Monday, January 11, 2010

Getting Lucky by Carolyn Brown

The third in the Lucky trilogy, Ms. Brown does not disappoint! I was as captivated with this one as I was with the previous two.

Griffin Luckadeau is a single dad raising his five year old daughter Lizzy.  He divorced her mother when she was a baby, and paid her off to get sole custody.  Lizzy has the lucky streak, a white streak down the part of her dark hair.  Imagine Griffin's shock when he finds himself staring at Lizzy's twin on her first day of kindergarten.

Julie Donovan moved to town to get a fresh start for her and her five year old daughter Annie.  Her husband divorced her for adultery, even though they were technically divorced when she had a drunken one night stand five years ago with a soldier named G. Luckadeau.  She is as shocked as Griffin is when she sees the two girls together.  She wastes no time yelling at Griffin because he doesn't remember her.  He swear he never saw her before in his life, and it isn't long before the whole town is passing judgement.

Annie is the daughter of Griffin's twin brother Graham, but the townfolk naturally assume she is Griffin's.  Even though there are sparks between Julie and Griffin, it goes no further.  He is determined she planned it all out, coming to town to ensure she gets a piece of the Luckadeau money.  Julie just wants to be left alone, raising her daughter.  She sure didn't plan to leap from one frying pan to the other.  She may be attracted to Griffin, but he can't get past the fact she slept with his late brother, and she can't move past the fact she is six years older than him.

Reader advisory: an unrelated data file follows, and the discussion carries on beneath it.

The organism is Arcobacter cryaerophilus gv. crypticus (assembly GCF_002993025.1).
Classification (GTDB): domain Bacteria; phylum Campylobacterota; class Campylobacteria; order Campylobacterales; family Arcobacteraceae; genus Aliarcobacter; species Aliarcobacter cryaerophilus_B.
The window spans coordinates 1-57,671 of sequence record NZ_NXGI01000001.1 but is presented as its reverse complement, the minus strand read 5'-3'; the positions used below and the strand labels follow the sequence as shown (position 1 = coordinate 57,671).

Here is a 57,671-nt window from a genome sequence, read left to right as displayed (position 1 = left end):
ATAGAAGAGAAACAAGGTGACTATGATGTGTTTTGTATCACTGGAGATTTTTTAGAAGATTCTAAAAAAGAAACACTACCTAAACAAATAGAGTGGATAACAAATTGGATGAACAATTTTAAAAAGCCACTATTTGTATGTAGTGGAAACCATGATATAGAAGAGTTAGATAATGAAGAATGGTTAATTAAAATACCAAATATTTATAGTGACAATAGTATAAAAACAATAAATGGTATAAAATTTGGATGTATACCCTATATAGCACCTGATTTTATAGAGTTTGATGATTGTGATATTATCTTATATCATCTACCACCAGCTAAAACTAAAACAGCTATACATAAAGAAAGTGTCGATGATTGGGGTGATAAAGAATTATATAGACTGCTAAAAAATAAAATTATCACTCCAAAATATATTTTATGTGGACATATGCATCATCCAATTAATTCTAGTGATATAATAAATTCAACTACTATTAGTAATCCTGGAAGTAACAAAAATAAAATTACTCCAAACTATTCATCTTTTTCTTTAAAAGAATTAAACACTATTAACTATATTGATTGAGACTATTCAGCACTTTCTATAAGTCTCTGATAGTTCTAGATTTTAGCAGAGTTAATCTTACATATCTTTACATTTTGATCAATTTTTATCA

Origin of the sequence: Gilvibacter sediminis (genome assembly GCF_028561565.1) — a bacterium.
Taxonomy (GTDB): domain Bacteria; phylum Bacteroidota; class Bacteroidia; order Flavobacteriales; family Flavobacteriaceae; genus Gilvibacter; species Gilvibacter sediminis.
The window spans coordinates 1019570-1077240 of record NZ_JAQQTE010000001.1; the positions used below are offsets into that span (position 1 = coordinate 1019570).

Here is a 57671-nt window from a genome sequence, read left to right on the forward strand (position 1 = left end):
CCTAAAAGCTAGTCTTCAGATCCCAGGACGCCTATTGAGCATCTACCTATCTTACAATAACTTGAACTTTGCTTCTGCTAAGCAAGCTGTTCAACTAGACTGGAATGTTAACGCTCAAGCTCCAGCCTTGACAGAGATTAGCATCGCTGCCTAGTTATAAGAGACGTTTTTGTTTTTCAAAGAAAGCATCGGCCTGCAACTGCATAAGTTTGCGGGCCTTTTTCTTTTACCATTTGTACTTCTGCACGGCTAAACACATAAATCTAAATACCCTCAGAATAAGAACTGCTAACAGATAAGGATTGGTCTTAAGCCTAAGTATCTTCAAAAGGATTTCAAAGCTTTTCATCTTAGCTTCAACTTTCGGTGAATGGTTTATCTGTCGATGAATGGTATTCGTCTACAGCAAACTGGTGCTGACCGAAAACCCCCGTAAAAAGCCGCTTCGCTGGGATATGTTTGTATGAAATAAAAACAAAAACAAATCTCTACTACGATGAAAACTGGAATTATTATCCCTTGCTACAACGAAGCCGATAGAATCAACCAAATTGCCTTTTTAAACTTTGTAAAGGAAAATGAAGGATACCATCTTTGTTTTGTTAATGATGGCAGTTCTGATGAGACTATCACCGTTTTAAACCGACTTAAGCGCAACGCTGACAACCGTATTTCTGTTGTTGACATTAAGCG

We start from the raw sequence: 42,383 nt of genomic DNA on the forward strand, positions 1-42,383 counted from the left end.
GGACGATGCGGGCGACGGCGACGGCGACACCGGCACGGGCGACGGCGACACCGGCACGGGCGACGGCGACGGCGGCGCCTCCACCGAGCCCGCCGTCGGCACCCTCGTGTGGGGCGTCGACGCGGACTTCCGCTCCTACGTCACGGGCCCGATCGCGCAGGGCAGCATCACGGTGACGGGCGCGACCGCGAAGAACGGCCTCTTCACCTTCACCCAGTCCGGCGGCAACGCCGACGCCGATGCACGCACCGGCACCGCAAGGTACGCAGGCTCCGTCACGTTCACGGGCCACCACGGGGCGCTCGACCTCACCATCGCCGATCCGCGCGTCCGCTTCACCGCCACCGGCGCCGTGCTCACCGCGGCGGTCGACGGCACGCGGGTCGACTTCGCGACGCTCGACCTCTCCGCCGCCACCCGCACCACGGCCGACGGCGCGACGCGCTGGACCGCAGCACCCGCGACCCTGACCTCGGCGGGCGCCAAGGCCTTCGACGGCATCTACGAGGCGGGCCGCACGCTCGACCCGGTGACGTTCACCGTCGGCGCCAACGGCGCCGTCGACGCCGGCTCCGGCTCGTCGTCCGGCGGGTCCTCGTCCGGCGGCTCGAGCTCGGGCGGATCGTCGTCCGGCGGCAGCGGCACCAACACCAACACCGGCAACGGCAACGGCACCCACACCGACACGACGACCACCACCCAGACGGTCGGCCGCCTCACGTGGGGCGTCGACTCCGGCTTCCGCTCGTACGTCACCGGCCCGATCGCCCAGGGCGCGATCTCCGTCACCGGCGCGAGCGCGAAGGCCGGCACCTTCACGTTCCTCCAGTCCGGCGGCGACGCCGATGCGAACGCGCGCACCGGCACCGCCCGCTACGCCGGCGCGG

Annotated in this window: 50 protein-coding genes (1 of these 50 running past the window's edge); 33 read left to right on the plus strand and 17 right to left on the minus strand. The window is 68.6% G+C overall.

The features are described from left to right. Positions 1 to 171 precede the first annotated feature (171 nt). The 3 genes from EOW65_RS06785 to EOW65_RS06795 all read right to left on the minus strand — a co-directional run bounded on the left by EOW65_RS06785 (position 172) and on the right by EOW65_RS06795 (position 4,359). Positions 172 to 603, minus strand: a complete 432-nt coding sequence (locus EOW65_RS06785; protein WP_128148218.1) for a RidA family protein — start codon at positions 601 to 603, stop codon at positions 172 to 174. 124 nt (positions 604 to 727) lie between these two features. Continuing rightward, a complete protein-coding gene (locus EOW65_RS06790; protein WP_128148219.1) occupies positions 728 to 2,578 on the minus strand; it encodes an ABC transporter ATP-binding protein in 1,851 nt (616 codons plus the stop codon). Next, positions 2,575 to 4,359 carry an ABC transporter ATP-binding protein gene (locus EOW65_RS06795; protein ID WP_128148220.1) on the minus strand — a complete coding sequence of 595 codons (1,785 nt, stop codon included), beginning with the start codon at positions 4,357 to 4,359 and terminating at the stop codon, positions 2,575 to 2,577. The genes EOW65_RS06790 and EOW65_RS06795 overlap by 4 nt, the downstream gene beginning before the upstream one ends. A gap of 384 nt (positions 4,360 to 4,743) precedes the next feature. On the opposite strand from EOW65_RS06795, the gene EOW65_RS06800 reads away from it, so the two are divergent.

GETTING LUCKY is a sweet romance filled with hunky men and plucky women.  Women who aren't scared to speak their minds and fight with all they have for what they believe in.  I laughed out loud in several places as well as wiped a few tears.  Carolyn Brown has magic at her fingertips when she writes.  I'm actually sad to see this series end; I could read about the Luckadeau's for a long, long time.

1 comment:

  1. Wendy,
    Thank you for that lovely review. If I hadn't written the book, I'd go buy it and read it on your recommendation alone!
    Bless you,
    Carolyn Brown


The old grey donkey, Eeyore stood by himself in a thistly corner of the Forest, his front feet well apart, his head on one side, and thought about things. Sometimes he thought sadly to himself, "Why?" and sometimes he thought, "Wherefore?" and sometimes he thought, "Inasmuch as which?" and sometimes he didn't quite know what he was thinking about.

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